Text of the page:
5) When were you able to get back into your activity?  How did it feel that first time?   
I went on a few runs in 2015 after the 6th stent was placed and it felt so good to get out there and sweat!  However, it really wasn’t until a few months ago that I seriously began considering running a 5k.  Now it feels amazing to build up endurance and gain a little (very little! haha) bit of speed.  I’m hoping to keep training and really improve following this first 5k next weekend.

6)  What is your favorite piece of gear for your favorite activity?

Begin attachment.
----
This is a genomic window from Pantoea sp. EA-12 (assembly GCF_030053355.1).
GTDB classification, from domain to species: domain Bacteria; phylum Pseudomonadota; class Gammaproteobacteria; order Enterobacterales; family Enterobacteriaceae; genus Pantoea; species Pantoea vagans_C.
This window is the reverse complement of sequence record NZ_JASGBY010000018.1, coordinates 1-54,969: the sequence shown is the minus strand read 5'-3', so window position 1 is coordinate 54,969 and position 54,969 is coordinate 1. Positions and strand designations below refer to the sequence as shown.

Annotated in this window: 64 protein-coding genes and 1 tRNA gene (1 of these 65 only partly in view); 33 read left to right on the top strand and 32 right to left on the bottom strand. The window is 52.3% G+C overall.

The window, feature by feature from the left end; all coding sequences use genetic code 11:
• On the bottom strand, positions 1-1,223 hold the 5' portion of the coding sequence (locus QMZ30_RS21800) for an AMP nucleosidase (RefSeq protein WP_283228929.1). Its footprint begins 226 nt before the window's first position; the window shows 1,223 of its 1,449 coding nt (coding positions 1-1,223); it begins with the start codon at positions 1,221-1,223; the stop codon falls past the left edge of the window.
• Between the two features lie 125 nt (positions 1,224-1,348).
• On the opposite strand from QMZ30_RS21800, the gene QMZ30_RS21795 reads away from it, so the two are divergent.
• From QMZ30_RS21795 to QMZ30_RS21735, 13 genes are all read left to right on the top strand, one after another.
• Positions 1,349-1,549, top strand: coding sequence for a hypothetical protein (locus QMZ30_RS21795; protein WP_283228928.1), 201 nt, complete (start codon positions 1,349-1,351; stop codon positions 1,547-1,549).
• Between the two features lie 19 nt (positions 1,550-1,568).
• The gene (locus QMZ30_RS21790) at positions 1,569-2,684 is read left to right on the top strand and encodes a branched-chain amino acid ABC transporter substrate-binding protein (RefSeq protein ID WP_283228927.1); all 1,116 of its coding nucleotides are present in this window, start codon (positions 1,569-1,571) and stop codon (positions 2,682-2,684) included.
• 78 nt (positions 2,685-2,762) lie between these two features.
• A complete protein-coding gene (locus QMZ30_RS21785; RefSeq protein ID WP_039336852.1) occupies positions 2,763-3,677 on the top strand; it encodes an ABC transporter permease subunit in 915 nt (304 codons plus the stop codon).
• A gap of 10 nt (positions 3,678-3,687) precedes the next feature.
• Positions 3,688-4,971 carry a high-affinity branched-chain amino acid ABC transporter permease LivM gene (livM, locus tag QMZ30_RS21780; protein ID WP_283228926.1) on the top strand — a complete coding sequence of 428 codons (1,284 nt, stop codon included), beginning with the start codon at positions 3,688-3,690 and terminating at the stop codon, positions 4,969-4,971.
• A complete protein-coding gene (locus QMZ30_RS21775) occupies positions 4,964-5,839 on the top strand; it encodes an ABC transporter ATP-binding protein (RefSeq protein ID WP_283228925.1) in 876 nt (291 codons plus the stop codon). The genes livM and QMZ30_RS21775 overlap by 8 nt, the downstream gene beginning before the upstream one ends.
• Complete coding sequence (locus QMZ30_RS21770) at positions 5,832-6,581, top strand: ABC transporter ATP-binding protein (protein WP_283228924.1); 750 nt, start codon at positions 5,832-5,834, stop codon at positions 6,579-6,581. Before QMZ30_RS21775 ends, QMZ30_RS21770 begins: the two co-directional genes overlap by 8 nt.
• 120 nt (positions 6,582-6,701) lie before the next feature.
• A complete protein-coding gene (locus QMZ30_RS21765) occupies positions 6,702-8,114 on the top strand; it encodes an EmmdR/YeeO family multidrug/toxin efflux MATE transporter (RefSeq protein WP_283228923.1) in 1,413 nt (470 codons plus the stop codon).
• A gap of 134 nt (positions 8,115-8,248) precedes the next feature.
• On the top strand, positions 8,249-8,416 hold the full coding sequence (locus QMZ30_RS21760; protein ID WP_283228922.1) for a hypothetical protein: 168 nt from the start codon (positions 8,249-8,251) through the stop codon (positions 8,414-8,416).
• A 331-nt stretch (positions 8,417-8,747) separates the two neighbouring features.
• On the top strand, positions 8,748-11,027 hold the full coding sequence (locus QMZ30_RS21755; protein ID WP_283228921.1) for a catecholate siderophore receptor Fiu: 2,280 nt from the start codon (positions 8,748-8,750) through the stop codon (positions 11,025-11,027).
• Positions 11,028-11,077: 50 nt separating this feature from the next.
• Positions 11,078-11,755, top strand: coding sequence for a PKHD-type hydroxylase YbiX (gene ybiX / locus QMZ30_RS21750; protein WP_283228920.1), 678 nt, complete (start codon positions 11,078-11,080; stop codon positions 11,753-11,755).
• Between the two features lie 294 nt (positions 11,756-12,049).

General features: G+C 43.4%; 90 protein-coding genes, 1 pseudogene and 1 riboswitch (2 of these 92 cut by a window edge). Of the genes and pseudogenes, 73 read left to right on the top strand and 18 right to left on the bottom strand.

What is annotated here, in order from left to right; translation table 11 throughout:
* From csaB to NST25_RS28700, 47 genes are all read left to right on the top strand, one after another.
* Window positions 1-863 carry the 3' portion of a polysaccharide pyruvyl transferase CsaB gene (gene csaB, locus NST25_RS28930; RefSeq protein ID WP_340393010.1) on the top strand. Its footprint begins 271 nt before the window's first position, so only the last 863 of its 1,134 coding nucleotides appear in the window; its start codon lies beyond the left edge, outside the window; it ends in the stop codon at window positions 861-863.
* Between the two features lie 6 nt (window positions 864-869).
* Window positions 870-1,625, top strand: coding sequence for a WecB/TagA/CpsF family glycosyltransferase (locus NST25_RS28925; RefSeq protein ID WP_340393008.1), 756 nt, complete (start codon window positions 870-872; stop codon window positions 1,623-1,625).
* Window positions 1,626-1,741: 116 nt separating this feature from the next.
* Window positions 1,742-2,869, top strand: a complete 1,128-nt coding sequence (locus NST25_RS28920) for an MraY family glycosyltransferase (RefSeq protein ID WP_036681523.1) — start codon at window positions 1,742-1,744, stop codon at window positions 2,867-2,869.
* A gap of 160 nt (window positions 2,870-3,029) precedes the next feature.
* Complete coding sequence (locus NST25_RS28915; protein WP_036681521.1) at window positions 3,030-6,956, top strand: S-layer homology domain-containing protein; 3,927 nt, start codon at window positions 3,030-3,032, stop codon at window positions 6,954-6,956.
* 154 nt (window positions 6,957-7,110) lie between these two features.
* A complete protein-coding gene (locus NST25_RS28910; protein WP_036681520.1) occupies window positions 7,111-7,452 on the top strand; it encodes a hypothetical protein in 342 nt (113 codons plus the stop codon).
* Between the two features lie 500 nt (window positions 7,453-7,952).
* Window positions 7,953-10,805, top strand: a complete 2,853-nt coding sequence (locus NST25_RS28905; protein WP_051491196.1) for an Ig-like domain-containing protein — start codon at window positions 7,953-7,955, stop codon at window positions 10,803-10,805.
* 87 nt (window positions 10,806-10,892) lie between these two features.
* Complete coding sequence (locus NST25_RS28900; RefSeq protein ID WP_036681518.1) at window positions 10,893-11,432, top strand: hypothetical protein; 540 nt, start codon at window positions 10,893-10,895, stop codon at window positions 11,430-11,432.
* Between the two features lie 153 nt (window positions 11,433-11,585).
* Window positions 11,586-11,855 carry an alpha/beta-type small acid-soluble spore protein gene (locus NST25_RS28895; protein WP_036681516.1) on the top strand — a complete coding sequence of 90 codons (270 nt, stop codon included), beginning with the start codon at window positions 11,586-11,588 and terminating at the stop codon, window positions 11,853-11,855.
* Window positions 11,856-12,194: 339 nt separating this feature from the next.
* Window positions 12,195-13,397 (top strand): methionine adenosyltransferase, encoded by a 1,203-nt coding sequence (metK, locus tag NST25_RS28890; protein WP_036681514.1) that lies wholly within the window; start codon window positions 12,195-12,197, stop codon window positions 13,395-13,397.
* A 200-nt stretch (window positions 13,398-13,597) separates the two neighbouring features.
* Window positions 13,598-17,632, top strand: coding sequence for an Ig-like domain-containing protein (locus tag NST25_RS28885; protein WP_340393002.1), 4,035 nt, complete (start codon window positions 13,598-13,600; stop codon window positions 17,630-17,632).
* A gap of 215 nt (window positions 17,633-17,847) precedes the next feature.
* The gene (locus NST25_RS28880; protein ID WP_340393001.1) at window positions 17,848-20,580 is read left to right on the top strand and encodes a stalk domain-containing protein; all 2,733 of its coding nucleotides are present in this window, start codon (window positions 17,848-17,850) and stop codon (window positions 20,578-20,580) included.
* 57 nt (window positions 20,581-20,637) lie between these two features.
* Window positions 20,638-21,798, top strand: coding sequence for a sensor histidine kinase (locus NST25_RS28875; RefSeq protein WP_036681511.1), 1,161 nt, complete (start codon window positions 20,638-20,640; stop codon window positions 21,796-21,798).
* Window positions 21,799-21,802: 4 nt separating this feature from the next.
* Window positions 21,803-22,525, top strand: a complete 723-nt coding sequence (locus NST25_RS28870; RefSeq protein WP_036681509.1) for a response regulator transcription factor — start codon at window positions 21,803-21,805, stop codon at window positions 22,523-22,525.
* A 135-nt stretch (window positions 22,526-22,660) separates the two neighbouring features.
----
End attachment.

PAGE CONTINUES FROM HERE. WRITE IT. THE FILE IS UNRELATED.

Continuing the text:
I have always loved Asics running shoes 😊  I also wear compression stocking when I run which truly help!

7)  How much are you getting out doing your sport? 
Right now, I am in graduate school so I am trying to run 3 days a week.

8)   What is your favorite food?  Either generally or after a workout. 
I actually really love grilled vegetables or a roasted red pepper and garlic pizza!

9)  If you could go some place to visit and explore, where would you like to go? 
I would love to visit somewhere in Asia one day. 

10)  What would like to say to someone who is going through a clotting episode, perhaps very similar to yours?  How can people return to do what they enjoy? Tells about your concerns and what you look out after as you got back.